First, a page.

When put in such a positive light, does that sound like a cop-out (excuse) or a noble sacrifice (good reason)? You can do the same thing even if you were fired. Find a positive spin.

 

Identify the value in your non-career related activities

Review everything you did during your time off, career related or not. Even something seemingly irrelevant, such as caring for an aged parent with dementia, will have given you experience that’s valuable to a potential employer. Write them all down to practice before putting them in a resume, and hopefully, later say to an interviewer.

 

So, for example, instead of, “I took care of my dad’s meals,” try, “For three years I handled meal planning for my father, who had changing nutritional needs based on his health issues and steadily declining state.”

 

resume for employment gap

 

Show that you’ve stayed current

Most recruiters understand that “life happens”, and that it happens to everyone. Still, they will have concerns about your ability to hit the ground running if they hired you, especially after a long time has passed. Technology advances. Workplace standards evolve. Laws change. So, consider how you can demonstrate you prepared for those changes and will be able to jump right in without disruption to the company.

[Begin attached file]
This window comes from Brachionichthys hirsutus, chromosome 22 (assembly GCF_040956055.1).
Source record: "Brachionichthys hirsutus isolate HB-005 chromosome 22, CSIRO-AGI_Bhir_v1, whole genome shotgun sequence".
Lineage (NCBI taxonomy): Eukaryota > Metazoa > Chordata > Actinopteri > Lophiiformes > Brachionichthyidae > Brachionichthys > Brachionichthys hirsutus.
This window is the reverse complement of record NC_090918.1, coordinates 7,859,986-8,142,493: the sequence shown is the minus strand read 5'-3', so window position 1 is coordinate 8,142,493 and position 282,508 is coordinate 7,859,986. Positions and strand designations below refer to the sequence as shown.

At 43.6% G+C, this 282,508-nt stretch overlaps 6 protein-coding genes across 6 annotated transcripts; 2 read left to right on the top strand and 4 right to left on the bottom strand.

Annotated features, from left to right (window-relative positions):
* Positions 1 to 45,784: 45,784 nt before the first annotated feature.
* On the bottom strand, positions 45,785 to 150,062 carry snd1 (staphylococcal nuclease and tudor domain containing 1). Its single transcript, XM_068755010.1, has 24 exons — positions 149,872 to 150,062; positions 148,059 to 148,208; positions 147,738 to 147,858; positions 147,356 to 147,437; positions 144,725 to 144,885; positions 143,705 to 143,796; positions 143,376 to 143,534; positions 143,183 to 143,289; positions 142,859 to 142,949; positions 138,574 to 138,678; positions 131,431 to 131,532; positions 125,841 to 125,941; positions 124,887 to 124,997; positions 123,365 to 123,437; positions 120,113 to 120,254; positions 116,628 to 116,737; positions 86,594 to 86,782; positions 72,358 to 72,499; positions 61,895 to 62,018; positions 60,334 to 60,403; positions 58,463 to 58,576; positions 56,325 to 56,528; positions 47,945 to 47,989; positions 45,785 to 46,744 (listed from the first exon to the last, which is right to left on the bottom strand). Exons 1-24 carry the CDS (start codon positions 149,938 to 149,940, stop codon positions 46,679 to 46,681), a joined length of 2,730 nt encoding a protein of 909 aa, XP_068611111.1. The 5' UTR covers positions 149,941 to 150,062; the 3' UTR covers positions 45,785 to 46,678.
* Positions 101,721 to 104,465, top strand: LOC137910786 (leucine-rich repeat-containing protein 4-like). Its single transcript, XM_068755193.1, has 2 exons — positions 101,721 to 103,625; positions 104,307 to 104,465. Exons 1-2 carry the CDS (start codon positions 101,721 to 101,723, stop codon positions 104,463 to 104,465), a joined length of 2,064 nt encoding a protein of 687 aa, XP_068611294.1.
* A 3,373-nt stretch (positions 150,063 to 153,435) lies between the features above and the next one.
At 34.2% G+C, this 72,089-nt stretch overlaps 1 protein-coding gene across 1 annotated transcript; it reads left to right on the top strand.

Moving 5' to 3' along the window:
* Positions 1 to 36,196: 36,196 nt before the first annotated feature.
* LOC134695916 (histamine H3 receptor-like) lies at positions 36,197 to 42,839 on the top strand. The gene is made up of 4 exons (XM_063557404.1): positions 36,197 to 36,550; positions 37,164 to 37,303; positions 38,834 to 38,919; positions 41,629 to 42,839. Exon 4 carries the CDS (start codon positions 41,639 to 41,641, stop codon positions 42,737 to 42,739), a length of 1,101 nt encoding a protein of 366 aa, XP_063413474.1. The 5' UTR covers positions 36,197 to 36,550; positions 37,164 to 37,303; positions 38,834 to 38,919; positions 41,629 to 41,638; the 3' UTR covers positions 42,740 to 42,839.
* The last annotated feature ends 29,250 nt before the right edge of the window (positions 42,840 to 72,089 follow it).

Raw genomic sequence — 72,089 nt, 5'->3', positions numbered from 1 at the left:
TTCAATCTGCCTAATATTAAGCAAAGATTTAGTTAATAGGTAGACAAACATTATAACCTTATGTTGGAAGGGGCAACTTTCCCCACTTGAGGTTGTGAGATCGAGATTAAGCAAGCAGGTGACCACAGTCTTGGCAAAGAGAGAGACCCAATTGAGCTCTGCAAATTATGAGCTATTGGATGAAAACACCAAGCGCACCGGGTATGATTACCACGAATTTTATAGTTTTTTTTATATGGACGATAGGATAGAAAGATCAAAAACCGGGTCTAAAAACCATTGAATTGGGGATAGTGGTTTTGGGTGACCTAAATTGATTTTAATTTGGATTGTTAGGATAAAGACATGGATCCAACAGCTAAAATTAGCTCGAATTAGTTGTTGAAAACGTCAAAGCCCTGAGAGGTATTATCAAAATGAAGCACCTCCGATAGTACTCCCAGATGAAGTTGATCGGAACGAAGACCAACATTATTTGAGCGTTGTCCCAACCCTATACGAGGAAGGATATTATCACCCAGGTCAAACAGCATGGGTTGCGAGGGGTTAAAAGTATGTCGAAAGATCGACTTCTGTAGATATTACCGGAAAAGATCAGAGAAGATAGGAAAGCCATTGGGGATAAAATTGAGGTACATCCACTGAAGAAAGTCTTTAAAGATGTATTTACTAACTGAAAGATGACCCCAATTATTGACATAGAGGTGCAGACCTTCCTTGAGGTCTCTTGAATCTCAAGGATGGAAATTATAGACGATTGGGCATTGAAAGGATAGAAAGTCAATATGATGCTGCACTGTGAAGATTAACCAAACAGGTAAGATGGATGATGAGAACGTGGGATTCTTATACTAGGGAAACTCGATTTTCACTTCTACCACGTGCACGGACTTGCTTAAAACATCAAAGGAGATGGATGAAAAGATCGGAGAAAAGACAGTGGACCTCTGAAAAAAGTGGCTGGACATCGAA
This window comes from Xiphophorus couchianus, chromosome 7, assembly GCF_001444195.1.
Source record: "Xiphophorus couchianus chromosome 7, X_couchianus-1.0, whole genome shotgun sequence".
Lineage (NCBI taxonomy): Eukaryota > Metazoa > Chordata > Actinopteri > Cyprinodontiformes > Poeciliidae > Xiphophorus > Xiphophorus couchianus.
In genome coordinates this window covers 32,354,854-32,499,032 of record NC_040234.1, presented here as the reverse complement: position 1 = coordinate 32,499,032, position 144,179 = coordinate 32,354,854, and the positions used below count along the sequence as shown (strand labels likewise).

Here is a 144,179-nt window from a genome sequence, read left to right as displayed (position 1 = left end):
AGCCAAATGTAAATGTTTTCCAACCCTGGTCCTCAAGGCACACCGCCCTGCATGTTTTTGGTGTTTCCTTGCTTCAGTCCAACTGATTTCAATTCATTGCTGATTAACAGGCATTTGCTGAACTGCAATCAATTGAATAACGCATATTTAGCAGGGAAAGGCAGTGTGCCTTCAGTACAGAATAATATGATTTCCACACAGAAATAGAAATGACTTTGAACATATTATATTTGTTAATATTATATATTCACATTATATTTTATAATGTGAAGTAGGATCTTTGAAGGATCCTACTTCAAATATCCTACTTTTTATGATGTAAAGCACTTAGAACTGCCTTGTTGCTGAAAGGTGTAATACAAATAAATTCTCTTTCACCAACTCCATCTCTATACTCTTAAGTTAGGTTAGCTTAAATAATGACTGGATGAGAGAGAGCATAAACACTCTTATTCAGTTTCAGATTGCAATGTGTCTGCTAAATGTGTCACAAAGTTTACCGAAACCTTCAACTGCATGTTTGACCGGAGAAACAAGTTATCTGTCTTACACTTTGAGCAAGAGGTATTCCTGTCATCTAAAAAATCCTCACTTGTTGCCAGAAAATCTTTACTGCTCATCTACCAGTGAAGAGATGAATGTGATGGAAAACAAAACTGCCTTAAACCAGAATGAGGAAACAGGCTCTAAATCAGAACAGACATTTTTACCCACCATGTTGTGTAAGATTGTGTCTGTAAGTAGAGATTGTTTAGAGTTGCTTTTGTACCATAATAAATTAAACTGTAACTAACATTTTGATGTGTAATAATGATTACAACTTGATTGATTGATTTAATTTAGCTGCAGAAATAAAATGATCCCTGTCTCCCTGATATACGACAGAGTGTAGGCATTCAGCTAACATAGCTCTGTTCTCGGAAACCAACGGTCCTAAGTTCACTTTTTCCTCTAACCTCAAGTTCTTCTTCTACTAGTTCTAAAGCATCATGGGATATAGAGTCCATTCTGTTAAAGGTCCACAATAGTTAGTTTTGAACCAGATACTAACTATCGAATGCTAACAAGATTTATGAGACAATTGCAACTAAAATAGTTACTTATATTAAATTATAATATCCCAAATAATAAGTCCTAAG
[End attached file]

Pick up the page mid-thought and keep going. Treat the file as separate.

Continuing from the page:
Revisit your contacts

Do you continue to network with people in your field and talk shop? Do you attend events related to your profession, such as luncheons, lectures, or trade shows? These are all worthy of mentioning as it shows you never let your business suit gather dust.

 

When you’re being interviewed, point out these events, when relevant. For example, “I kept abreast of the latest techniques used in [my field] through meetings with former colleagues, attending professional luncheons, and/or reading the most up-to-date industry material.”

 

If you haven’t, I get it. Time flies when life takes over, making it difficult to network. But interacting, even if only online, during your time off work is essential. Join professional groups and mingle with people in your line of work. Get reacquainted with industry jargon. Know who the newest big players are in your field.

 

Take stock of your soft skills

If you didn’t take part in professional activities during your time off, that doesn’t mean you didn’t sharpen other skills. Soft skills, for example, are becoming more valued in the professional domain, as companies try to become more responsive and inclusive.